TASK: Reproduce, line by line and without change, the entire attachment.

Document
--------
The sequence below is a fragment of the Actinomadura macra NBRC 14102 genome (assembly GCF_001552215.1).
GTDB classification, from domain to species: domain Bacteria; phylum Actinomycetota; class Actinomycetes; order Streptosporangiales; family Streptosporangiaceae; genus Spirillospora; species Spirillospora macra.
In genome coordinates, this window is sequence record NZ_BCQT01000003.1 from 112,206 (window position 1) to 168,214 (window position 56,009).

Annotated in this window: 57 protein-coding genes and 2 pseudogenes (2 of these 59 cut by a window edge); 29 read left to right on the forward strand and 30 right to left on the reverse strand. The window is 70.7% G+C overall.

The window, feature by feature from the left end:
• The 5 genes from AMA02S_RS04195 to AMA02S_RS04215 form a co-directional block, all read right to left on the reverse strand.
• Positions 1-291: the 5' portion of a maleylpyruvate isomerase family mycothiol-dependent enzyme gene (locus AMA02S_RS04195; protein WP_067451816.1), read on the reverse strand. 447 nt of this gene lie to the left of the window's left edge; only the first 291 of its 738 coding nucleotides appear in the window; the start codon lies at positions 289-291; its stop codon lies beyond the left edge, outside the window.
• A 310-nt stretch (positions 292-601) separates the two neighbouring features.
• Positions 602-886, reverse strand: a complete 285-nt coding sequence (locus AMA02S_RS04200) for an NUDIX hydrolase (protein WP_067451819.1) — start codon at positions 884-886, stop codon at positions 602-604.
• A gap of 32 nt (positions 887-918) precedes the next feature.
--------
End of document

The sequence below is a fragment of the Actinomadura macra NBRC 14102 genome (assembly GCF_001552215.1).
GTDB classification, from domain to species: domain Bacteria; phylum Actinomycetota; class Actinomycetes; order Streptosporangiales; family Streptosporangiaceae; genus Spirillospora; species Spirillospora macra.
In genome coordinates, this window is sequence record NZ_BCQT01000003.1 from 112,206 (window position 1) to 168,214 (window position 56,009).

Annotated in this window: 57 protein-coding genes and 2 pseudogenes (2 of these 59 cut by a window edge); 29 read left to right on the forward strand and 30 right to left on the reverse strand. The window is 70.7% G+C overall.

The window, feature by feature from the left end:
• The 5 genes from AMA02S_RS04195 to AMA02S_RS04215 form a co-directional block, all read right to left on the reverse strand.
• Positions 1-291: the 5' portion of a maleylpyruvate isomerase family mycothiol-dependent enzyme gene (locus AMA02S_RS04195; protein WP_067451816.1), read on the reverse strand. 447 nt of this gene lie to the left of the window's left edge; only the first 291 of its 738 coding nucleotides appear in the window; the start codon lies at positions 289-291; its stop codon lies beyond the left edge, outside the window.
• A 310-nt stretch (positions 292-601) separates the two neighbouring features.
• Positions 602-886, reverse strand: a complete 285-nt coding sequence (locus AMA02S_RS04200) for an NUDIX hydrolase (protein WP_067451819.1) — start codon at positions 884-886, stop codon at positions 602-604.
• A gap of 32 nt (positions 887-918) precedes the next feature.